“What’s been gratifying is the interplay between people who have been here forever and the newcomers. They’re showing each other the works, working out class issues.”
Many solo entrepreneurs say they are well on their way to achieving their goals of creating forums for community conversations and new forms of information-sharing among people who don’t normally cross paths. They take credit for disseminating unfiltered news and information and prodding local media to improve.
Success can be a two-edged sword, observed Doug Bratland, chairman of the board of Northfield Citizens Online. “Some people think we’re a business like a newspaper, and we’re getting complaints about things we didn’t cover.” Still, he said, “People are finding out about things going on in town from people who they normally don’t interact with.”
H2otown‘s Lisa Williams admits to targeting residents who were not born in Watertown, people who had “no on-ramp” in the community. “That’s who I was going after, but immediately I got a ton of old-timers and civics nerds. What’s been gratifying is the interplay between people who have been here forever and the newcomers. They’re showing each other the works, working out class issues. And sometimes there’s a lot of resentment.”
Citizen sites have made significant inroads in supplementing local news or supplying news coverage where none existed. Before The Forum launched in Deerfield, New Hampshire, for instance, no one else covered local elections or announced filing dates to run for local offices. “There was a very large increase in the number of people who signed up to run,” said Forum managing editor Maureen Mann. In the spring 2005 elections, eight of 22 municipal offices had no candidates; the following year - seven months after The Forum launched - all but two offices had a contest and turnout rose to 33% of voters from 20% the previous year.
Increasingly citizen sites are becoming known and trusted community venues. WestportNow “is the talk of the town. It’s taken on a life of its own where people are very protective about it…[Success was] when people out of the blue responded to an event that was only publicized on WestportNow. Ninety or 100 people showed up and the sponsor was amazed,” remarked founder Gordon Joseloff.
A big part of this perceived success, however, is not only getting citizens to pay attention to them, but getting local media outlets to pay attention as well.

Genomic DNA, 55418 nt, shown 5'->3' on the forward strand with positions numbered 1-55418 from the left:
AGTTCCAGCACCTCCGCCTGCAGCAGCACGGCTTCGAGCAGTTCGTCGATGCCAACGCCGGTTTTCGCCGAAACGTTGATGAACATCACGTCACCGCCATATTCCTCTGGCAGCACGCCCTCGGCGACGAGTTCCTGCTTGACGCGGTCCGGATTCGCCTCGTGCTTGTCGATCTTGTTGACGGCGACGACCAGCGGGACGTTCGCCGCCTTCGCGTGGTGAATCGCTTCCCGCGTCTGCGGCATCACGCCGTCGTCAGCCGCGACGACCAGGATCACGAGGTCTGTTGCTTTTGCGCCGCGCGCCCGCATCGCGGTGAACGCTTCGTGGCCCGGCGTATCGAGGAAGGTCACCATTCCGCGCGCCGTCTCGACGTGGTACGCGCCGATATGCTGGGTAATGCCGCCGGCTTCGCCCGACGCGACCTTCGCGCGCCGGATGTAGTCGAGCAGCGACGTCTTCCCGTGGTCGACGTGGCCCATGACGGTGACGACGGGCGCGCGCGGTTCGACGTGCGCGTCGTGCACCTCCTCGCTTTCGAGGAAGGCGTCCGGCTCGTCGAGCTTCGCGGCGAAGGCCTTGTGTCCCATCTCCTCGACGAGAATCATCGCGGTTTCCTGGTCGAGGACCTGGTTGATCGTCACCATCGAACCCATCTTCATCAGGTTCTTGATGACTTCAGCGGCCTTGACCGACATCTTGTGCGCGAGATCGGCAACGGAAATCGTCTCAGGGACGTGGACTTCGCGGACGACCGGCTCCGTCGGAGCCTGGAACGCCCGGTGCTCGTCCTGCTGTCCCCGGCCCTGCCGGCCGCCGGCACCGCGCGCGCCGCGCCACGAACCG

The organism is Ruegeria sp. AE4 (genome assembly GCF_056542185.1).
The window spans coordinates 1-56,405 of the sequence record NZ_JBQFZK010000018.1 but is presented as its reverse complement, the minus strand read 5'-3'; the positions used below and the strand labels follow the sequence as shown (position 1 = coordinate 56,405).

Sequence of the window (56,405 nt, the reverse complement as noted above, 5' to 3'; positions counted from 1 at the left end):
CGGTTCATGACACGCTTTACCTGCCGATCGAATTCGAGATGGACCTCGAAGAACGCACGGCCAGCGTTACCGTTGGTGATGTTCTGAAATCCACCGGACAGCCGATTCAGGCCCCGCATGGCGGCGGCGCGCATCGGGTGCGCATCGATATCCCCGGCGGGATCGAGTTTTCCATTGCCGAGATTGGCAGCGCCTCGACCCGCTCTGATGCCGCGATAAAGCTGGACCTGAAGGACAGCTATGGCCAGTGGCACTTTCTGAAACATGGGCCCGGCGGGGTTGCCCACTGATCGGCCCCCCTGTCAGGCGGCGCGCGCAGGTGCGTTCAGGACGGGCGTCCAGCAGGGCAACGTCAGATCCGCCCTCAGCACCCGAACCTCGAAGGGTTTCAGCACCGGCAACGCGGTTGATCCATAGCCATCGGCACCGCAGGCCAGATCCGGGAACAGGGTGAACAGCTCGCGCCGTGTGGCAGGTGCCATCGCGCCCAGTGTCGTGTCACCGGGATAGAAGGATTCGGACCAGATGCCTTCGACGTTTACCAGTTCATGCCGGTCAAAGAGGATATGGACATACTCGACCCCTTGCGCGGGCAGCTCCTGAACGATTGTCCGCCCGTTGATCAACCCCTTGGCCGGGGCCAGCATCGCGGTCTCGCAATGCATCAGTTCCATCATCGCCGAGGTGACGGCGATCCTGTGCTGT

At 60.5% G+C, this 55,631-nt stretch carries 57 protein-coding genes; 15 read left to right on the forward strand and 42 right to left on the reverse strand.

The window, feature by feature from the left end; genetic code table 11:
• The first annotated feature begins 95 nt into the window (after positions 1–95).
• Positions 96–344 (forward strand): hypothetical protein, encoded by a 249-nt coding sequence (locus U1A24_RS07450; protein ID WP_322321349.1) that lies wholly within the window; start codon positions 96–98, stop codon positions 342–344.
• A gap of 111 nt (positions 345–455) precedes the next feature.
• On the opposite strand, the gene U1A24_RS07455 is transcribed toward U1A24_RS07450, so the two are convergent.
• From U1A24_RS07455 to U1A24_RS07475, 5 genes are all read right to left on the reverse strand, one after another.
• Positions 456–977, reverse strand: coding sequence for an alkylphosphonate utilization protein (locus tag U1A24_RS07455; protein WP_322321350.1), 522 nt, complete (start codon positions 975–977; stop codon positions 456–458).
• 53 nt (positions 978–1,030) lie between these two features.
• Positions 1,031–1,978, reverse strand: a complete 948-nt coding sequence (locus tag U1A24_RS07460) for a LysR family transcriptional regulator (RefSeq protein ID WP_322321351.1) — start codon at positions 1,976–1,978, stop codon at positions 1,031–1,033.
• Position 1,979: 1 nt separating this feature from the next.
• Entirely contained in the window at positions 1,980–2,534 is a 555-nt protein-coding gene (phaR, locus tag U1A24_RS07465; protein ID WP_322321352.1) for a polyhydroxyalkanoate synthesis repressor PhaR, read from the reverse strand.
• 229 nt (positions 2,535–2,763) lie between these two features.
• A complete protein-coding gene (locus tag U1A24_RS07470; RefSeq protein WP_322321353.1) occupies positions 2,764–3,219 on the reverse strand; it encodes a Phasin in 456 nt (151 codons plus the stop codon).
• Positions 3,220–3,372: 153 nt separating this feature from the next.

“The weekly here was not posting breaking news to its web site two years ago,” said Coastsider editor Barry Parr. “They’re doing it now.”
“We have bloggers doing their own investigations, stuff that later gets picked up by mainstream media,” said Greensboro101‘s Roch Smith. “Maybe doing what we do will eventually be considered mainstream.”
Still, citizen media sites are thinking about a business model, acting on a business model, or developing systems for philanthropic, subscription or advertising revenue.
Solo operators including Coastsider‘s Barry Parr and H2otown‘s Lisa Williams say they have achieved profitability primarily because they’re not paying themselves real salaries and because other costs of running the sites are low. They are pondering how and whether to turn these sites into businesses that can pay salaries to advertising and editorial staffs.
For many, that means expanding to other communities to get a critical mass of advertisers and possibly launching a print edition. “It’s really hard to envision profitability of any significance without opening up additional markets,” said Greensboro101‘s Roch Smith. “That opens up other opportunities [to sell to] regional or national advertisers.”
As important is getting more readers to click-through from their sites’ front pages to longer stories inside. “Because that’s where the ad space is,” declared WestportNow‘s Joseloff. “We’re going to run out of ad space on the front page.” Indeed, there is finite space for tile ads or even rotating ads on a home page - no matter how fast you rotate them.
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